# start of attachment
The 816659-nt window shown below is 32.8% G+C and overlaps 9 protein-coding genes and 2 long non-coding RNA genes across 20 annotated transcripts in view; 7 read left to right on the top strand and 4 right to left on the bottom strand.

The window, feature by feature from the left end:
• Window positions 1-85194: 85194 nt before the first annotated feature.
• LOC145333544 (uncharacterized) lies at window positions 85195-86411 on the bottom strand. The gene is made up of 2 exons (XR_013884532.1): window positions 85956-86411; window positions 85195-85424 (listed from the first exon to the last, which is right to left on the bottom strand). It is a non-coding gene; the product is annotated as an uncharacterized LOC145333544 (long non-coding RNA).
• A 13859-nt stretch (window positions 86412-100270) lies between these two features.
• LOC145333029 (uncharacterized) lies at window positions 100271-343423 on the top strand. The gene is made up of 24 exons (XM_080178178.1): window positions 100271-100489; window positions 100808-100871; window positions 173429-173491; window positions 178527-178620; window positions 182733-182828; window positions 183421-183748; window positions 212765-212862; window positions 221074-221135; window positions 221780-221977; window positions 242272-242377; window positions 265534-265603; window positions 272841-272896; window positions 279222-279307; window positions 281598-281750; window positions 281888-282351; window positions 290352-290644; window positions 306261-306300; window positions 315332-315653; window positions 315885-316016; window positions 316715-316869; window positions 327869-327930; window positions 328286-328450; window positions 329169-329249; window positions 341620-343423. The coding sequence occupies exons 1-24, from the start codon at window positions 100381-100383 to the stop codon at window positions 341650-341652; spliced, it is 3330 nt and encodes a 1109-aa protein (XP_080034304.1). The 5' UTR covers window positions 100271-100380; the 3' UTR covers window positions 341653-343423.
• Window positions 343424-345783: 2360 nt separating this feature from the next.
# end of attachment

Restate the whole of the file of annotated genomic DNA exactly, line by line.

The 816659-nt window shown below is 32.8% G+C and overlaps 9 protein-coding genes and 2 long non-coding RNA genes across 20 annotated transcripts in view; 7 read left to right on the top strand and 4 right to left on the bottom strand.

The window, feature by feature from the left end:
• Window positions 1-85194: 85194 nt before the first annotated feature.
• LOC145333544 (uncharacterized) lies at window positions 85195-86411 on the bottom strand. The gene is made up of 2 exons (XR_013884532.1): window positions 85956-86411; window positions 85195-85424 (listed from the first exon to the last, which is right to left on the bottom strand). It is a non-coding gene; the product is annotated as an uncharacterized LOC145333544 (long non-coding RNA).
• A 13859-nt stretch (window positions 86412-100270) lies between these two features.
• LOC145333029 (uncharacterized) lies at window positions 100271-343423 on the top strand. The gene is made up of 24 exons (XM_080178178.1): window positions 100271-100489; window positions 100808-100871; window positions 173429-173491; window positions 178527-178620; window positions 182733-182828; window positions 183421-183748; window positions 212765-212862; window positions 221074-221135; window positions 221780-221977; window positions 242272-242377; window positions 265534-265603; window positions 272841-272896; window positions 279222-279307; window positions 281598-281750; window positions 281888-282351; window positions 290352-290644; window positions 306261-306300; window positions 315332-315653; window positions 315885-316016; window positions 316715-316869; window positions 327869-327930; window positions 328286-328450; window positions 329169-329249; window positions 341620-343423. The coding sequence occupies exons 1-24, from the start codon at window positions 100381-100383 to the stop codon at window positions 341650-341652; spliced, it is 3330 nt and encodes a 1109-aa protein (XP_080034304.1). The 5' UTR covers window positions 100271-100380; the 3' UTR covers window positions 341653-343423.
• Window positions 343424-345783: 2360 nt separating this feature from the next.